340 meters per second

Trust only movement. Life happens at the level of events, not of words. Trust movement.

&mdash Alfred Adler (1870-1937)

Thursday, July 14, 2005

A picture is worth a thousand words; a parent is worth a thousand babysitters.

For a fantastic virtual trip through Oslo--the streets, the palace and the mind-bending park--I can't urge you strongly enough to go check out Steenblogen. I keep going back to look at these photos (quaintly taken with an actual analog camera, so the pictures look warm and natural) and be transported by her energetic-yet-soothing words.

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Here's an interesting article from Wired about "vlogs," i.e. video logs. They're kind like the internet equivalent of cable-access television and some of them are pretty darn cool. Good time-suckage in the lead-up to the weekend.

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I had an interesting e-mail exchange a little while ago with a couple of people, including Stéphane from Vidanges du Diable. It got started when he read an article by Richard Martineau in Voir. You can go read it, but the long and the short of it is an argument for the rationality of separate parenting. Given the intense pressures faced by parents, it becomes easier (regretfully, he notes with a 'c'est la vie' sigh) when couples separate and share parenting duties:

Non seulement ont-ils plus de temps pour eux (pour se reposer, voir leurs amis ou mettre les bouchées double au boulot), mais quand ils ont leurs enfants, ils sont souvent plus patients, plus disponibles, plus présents qu'ils ne l'étaient auparavant. Ils ne se sentent pas toujours écartelés entre leurs obligations personnelles et les besoins de leurs bouts de choux.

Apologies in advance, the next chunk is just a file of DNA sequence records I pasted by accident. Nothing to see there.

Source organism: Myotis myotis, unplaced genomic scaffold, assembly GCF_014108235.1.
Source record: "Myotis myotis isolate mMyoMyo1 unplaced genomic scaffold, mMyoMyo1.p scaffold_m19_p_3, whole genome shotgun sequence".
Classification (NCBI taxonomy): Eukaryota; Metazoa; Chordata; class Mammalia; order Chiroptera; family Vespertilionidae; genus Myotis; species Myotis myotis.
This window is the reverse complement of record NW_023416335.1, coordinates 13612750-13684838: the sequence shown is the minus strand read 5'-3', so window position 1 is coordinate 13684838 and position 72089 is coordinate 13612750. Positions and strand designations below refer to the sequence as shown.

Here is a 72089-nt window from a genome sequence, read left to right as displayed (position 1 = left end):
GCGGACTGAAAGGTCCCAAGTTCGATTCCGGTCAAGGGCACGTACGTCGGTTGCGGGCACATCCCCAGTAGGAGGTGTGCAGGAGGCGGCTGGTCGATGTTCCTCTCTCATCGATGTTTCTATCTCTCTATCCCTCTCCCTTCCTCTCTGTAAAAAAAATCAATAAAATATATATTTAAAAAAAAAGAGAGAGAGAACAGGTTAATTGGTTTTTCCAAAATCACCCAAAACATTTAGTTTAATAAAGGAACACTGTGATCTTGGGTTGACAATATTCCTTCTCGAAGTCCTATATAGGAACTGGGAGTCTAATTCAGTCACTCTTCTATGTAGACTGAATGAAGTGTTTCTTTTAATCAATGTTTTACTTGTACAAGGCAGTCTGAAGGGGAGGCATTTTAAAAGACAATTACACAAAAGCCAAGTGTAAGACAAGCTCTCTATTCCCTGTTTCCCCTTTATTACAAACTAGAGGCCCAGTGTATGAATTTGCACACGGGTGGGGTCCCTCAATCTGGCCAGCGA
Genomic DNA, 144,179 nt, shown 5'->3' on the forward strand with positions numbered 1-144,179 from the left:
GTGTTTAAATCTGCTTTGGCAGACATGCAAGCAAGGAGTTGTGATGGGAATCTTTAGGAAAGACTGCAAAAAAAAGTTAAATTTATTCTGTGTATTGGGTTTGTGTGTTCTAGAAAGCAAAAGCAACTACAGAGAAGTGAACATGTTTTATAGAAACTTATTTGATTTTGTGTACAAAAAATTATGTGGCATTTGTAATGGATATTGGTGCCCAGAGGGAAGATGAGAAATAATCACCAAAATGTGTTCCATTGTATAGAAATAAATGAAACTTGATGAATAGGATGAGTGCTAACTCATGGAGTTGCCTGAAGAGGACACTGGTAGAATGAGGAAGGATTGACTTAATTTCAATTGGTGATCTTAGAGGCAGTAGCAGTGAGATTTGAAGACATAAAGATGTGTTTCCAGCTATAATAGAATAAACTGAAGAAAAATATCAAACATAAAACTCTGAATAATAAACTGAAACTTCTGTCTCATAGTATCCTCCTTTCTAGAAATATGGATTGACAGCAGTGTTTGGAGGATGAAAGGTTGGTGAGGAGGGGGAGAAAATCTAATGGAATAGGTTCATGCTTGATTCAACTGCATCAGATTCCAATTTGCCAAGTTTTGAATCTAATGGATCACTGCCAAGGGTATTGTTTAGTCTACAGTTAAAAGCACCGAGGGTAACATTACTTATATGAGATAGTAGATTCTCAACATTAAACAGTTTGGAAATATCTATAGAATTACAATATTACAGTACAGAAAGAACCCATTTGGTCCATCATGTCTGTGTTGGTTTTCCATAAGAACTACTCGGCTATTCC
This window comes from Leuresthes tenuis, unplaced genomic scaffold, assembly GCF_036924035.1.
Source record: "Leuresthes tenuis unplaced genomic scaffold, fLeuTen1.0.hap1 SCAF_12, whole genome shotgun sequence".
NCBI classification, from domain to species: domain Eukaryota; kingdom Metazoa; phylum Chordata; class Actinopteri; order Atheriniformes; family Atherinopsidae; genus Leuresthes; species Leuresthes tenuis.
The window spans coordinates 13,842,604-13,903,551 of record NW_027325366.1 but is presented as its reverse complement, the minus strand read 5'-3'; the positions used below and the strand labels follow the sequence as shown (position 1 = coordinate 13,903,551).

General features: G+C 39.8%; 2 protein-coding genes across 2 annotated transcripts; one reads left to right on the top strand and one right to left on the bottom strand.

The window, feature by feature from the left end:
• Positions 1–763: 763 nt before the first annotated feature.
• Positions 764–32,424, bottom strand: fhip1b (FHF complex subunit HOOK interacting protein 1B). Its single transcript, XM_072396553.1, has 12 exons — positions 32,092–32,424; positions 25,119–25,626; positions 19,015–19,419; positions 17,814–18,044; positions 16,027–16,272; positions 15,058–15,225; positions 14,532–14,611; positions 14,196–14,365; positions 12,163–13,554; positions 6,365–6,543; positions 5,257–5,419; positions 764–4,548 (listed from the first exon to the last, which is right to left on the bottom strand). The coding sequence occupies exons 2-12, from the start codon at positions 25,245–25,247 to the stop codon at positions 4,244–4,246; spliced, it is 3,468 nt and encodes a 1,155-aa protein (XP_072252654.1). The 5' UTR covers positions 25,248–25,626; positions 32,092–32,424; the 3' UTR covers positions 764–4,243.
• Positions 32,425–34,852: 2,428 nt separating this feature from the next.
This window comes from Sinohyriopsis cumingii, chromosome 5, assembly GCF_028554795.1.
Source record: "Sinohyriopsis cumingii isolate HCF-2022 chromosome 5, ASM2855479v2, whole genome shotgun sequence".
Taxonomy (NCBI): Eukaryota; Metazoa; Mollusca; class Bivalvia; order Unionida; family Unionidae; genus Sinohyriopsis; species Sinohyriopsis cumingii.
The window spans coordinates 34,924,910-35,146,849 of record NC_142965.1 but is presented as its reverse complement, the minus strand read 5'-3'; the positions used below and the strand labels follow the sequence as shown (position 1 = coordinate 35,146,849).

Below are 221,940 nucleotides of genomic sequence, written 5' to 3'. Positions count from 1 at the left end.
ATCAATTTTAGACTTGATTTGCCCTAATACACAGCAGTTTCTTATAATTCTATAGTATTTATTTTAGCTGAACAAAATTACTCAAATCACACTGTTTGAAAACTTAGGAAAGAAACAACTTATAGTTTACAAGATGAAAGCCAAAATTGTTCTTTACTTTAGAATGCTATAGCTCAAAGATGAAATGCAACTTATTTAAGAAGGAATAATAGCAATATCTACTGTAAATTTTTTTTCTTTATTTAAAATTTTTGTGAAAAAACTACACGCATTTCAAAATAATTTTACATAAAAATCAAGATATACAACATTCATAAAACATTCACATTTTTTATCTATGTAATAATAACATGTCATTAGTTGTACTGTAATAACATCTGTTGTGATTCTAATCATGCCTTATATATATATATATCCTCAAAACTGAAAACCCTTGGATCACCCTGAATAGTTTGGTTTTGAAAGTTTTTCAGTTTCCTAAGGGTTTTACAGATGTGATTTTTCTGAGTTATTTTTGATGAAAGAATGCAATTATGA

Of course, the article completely ignores the class- and gender- axes of these situations: parents are presumed to be able to afford summer classes, swimming lessons and after-school activities for their children, as well as wine-appreciation courses and casual socializing for themselves. Uh-huh. It's also implicit in his piece that men share fully in child-rearing responsibilities, regardless of whether the parents are together or not; men (as well as women) can just do it better when they're not married.

He's careful to not actually advocate the position, but he does argue in favour of its rationality and lucidity. Also, to his credit, he ends the article with a compelling question:

Après tout, je suis moi-même un père séparé, je ressens les mêmes choses. Mais ça ne m'empêche pas de me poser une question:

«Si c'est le meilleur des deux mondes pour les parents, est-ce automatiquement le meilleur des deux mondes pour les enfants?»

Entre vous et moi, je ne suis pas sûr de la réponse.

Maybe I'm naive, but it seems to me that if parents are actually working in tandem--y'know, as a team--then things can't possibly be easier when they separate. The whole is greater, etcetera etcetera... Sounds to me like an excuse for able-bodied, fully-employed yuppie wannabes to have their cake and eat it too.

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Female Score: 454
Male Score: 716

The Gender Genie thinks the author of this passage is: male


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